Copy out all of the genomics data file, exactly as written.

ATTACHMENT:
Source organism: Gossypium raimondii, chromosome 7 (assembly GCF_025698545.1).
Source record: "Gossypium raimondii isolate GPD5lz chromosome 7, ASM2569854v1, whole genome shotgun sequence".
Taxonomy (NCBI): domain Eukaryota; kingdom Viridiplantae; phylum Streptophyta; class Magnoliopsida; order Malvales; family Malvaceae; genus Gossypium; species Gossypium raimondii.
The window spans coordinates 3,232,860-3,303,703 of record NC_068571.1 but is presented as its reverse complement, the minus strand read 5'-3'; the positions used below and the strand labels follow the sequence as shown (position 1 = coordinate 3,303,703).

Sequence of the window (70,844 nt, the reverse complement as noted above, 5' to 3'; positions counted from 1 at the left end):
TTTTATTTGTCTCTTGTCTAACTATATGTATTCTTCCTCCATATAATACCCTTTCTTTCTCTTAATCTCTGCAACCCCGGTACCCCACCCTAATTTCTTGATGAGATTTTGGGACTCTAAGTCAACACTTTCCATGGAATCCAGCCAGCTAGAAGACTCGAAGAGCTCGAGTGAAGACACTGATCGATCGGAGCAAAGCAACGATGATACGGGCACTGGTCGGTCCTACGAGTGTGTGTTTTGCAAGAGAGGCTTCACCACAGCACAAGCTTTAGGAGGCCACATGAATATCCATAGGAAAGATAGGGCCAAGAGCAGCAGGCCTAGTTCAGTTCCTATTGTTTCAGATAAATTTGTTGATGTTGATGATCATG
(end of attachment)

Source organism: Gossypium raimondii, chromosome 7 (assembly GCF_025698545.1).
Source record: "Gossypium raimondii isolate GPD5lz chromosome 7, ASM2569854v1, whole genome shotgun sequence".
Taxonomy (NCBI): domain Eukaryota; kingdom Viridiplantae; phylum Streptophyta; class Magnoliopsida; order Malvales; family Malvaceae; genus Gossypium; species Gossypium raimondii.
The window spans coordinates 3,232,860-3,303,703 of record NC_068571.1 but is presented as its reverse complement, the minus strand read 5'-3'; the positions used below and the strand labels follow the sequence as shown (position 1 = coordinate 3,303,703).

Sequence of the window (70,844 nt, the reverse complement as noted above, 5' to 3'; positions counted from 1 at the left end):
TTTTATTTGTCTCTTGTCTAACTATATGTATTCTTCCTCCATATAATACCCTTTCTTTCTCTTAATCTCTGCAACCCCGGTACCCCACCCTAATTTCTTGATGAGATTTTGGGACTCTAAGTCAACACTTTCCATGGAATCCAGCCAGCTAGAAGACTCGAAGAGCTCGAGTGAAGACACTGATCGATCGGAGCAAAGCAACGATGATACGGGCACTGGTCGGTCCTACGAGTGTGTGTTTTGCAAGAGAGGCTTCACCACAGCACAAGCTTTAGGAGGCCACATGAATATCCATAGGAAAGATAGGGCCAAGAGCAGCAGGCCTAGTTCAGTTCCTATTGTTTCAGATAAATTTGTTGATGTTGATGATCATG